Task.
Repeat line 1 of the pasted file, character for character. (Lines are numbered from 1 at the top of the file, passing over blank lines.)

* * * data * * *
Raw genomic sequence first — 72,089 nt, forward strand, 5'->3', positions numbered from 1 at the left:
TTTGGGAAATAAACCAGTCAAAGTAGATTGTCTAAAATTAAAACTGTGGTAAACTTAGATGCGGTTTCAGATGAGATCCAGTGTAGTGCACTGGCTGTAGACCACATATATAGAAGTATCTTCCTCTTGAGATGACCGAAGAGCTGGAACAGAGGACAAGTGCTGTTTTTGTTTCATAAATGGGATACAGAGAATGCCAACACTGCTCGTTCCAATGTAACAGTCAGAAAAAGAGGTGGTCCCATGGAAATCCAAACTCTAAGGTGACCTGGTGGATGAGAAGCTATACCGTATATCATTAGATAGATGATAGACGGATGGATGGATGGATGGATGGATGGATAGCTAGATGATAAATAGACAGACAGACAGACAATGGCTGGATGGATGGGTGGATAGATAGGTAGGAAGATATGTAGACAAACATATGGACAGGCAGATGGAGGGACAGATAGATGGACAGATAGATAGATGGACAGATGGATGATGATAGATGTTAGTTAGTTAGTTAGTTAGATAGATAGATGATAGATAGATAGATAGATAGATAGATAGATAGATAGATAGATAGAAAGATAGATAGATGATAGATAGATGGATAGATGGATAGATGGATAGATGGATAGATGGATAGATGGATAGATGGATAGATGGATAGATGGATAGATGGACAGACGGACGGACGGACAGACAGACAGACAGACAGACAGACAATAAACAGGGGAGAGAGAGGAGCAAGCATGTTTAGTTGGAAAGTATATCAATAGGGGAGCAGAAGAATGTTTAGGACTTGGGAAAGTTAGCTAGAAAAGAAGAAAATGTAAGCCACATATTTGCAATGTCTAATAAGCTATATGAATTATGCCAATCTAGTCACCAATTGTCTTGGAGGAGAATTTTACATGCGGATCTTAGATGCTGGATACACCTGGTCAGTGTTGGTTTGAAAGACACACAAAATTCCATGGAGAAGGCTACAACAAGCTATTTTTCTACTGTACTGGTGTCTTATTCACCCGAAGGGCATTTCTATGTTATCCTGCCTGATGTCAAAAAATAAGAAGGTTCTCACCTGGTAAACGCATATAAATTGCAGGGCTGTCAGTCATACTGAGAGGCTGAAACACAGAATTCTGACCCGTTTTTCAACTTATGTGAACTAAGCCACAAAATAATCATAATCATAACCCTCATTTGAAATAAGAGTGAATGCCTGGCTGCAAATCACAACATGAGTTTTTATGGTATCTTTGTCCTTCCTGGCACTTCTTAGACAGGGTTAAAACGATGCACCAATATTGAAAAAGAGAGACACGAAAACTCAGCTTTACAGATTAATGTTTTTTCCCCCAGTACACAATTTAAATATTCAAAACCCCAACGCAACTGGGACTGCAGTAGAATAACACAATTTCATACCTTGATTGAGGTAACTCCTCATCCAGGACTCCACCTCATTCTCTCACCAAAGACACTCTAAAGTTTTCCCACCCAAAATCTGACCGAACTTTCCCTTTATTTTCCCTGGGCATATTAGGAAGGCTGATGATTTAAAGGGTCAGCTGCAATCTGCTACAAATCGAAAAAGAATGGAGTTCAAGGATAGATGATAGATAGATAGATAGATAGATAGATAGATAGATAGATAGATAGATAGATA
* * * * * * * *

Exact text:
Raw genomic sequence first — 72,089 nt, forward strand, 5'->3', positions numbered from 1 at the left: